The unit is the same. I assume that the guy with 1200ppu isn't doing some mega super units that are going to save the galaxy from annihilation and mine are the equivalent of finding out why cornflakes go soggy when you leave them in milk. So why are his over 50 times more valuable than Josh's and nearly 5 times more than mine?

    It's really not very encouraging. We're told that every contribution counts but clearly F@H think my contribution and Josh's aren't worth recognising.

    Can you guess which one of the 3 is still folding?

    Mine isn't. It was on 24/7 folding until I rebuilt my machine when I decided that if my units are so worthless then I really wasn't prepared to leave my processor running at 100% 24 hours a day to churn them out with all the power usage that entails.

    We all save the planet in our own way. For the value that F@H attach to my contribution I'll save the ozone layer instead and will turn my PC off when I'm not using it.
    it's based on rarity and worth

    some experiments can ONLY be carried out on certain kit. some kit is significantly more common than others

    it's not so much a "sucks to be you" to people without dual core cpus - it's a "christ on a bike, THANK YOU!" to those that do

    i know it's frustrating (this athlon fx55 gets about 1/5 of the points per day of the low-end pentium-d downstairs), but 64-bit large parallel units ae such a rarity, they get extra rewards

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    Re: How points are calculated for F@H

    Just been doing a few not-very-scientific checks on a dual core Athlon running Linux FC6.

    I was running an SMP WU and two single CPU clients (one on each core) The 500,000 step SMP WU was taking about 45 minutes a step while the single CPU clients were running. Since they stopped, the time/step has gone down to about 27 minutes. Given the greater value of the SMP WUs, I would guess (although I haven't done the Maths) that I am better off completeing a high value WU faster, than running multiple instances.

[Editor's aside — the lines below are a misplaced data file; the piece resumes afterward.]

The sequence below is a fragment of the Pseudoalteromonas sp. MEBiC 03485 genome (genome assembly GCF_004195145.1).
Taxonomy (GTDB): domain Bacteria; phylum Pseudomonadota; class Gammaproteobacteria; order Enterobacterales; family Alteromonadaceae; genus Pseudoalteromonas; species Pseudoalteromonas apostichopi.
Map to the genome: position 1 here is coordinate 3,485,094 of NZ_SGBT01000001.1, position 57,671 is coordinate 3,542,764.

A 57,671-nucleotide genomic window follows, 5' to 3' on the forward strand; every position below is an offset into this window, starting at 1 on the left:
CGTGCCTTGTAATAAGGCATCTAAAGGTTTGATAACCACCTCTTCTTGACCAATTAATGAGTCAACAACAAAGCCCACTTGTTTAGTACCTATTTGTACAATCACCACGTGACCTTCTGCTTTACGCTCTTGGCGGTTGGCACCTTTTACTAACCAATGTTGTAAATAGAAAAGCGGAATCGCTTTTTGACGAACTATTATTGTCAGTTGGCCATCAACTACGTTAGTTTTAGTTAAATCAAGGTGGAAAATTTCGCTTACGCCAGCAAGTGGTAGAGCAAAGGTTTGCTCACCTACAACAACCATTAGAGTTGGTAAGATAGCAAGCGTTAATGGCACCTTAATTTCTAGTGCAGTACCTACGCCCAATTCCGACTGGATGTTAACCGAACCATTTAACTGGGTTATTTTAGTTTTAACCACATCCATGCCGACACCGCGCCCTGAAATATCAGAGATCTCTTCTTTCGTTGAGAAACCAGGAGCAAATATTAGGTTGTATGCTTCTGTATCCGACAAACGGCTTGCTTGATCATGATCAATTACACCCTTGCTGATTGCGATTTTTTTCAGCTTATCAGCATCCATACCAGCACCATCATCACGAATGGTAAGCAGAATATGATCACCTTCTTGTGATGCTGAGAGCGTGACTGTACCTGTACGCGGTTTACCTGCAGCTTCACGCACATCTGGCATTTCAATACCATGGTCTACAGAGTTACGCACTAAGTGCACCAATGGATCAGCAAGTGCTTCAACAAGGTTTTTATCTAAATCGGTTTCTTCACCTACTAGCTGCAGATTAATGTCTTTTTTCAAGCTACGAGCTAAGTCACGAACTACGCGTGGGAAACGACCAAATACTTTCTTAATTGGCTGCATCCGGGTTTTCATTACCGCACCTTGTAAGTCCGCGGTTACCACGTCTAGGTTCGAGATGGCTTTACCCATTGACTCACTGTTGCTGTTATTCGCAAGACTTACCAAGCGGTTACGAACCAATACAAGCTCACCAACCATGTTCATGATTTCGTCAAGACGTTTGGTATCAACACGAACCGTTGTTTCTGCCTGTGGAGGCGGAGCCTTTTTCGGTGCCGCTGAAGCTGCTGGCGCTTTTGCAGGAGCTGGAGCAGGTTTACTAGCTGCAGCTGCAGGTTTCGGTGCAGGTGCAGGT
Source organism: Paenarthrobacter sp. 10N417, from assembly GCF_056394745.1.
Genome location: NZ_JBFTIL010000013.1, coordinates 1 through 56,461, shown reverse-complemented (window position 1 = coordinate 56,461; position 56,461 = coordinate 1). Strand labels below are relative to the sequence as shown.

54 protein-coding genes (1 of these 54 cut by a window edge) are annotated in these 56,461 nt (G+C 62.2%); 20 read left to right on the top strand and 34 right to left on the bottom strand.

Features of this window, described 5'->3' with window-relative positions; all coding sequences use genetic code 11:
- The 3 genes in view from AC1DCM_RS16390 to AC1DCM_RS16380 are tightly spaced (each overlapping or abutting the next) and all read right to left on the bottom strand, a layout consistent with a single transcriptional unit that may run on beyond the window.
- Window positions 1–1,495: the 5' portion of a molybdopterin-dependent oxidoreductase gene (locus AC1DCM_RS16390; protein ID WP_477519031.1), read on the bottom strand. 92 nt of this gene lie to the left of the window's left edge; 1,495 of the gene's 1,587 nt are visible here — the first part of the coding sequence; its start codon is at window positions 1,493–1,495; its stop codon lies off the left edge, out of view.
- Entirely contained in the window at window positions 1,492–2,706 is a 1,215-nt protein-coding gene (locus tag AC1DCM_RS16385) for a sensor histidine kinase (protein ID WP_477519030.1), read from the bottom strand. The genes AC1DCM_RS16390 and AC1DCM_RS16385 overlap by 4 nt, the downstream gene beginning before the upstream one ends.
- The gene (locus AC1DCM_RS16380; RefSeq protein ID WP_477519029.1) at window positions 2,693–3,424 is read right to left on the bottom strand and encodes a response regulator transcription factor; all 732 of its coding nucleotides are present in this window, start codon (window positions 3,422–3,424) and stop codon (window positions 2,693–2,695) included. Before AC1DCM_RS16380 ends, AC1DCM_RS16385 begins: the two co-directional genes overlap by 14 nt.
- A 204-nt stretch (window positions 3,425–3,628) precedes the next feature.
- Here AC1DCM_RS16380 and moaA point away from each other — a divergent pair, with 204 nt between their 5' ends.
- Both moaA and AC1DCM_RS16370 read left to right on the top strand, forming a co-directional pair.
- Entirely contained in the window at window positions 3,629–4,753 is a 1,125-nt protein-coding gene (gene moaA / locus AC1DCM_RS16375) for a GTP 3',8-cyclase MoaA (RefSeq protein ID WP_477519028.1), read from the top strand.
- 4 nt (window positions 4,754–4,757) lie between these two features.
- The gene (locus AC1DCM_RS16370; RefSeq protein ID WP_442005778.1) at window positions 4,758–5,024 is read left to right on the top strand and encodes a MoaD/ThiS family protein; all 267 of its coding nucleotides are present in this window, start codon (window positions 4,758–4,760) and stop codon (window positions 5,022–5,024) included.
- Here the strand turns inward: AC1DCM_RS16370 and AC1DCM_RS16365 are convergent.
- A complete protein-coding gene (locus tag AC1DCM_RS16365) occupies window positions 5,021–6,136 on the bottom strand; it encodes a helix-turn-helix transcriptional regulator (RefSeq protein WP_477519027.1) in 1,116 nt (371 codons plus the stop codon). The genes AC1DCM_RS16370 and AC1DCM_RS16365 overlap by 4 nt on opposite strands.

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    Vive le pants! directhex's Avatar
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    Re: How points are calculated for F@H

    Quote Originally Posted by peterb View Post
    Just been doing a few not-very-scientific checks on a dual core Athlon running Linux FC6.

    I was running an SMP WU and two single CPU clients (one on each core) The 500,000 step SMP WU was taking about 45 minutes a step while the single CPU clients were running. Since they stopped, the time/step has gone down to about 27 minutes. Given the greater value of the SMP WUs, I would guess (although I haven't done the Maths) that I am better off completeing a high value WU faster, than running multiple instances.
    well, duh!

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    Re: How points are calculated for F@H

    Quote Originally Posted by directhex View Post
    well, duh!

    yes - I know - SOTBO (Statement of the blindingly obvious!) (sigh)
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      • Antec P180B
      • Operating System:
      • Microsoft Windows 10 Home
      • Monitor(s):
      • 27" Dell P2715Q
      • Internet:
      • ICUK ADSL2+ ~4 Mbps (sadface)

    Re: How points are calculated for F@H

    RED = Wrong!

    mmm my setup works out really close!

    My quad at 3.6GHz does 182pts/hour.

    My 4870s at 825MHz do 178pts/hour.

    Think i'll use the 4870s, as they keep to a more reasonable temperature while folding than my CPU does!

    Did that wrong... viewer timer = inaccurate ofc!

    Checking log and working out from there...

    2x 4870 = 314pts/hour. It's sorted then which i'll use .
    Last edited by Nemz0r; 12-07-2008 at 04:17 AM.

  17. #16
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    Re: How points are calculated for F@H

    this is a very useful post, and good job!

    now i am running a Macbook Pro, dual core, OS X 10.4 and on my first day of F@H i achieved a WU client with 250000 steps and i t finished in a little under 23 hours! My point value for that client was 1920. Now i am also running 3 ps3s and when one client finished in 6 and 1/2 hours, i only got 290 points. so i believe it also does completley differ on how rare and special your client is, for points.

    (I'm also running a windows vista 6!! 5 devices!!!woot.)

    generous regards,
    carmichael1197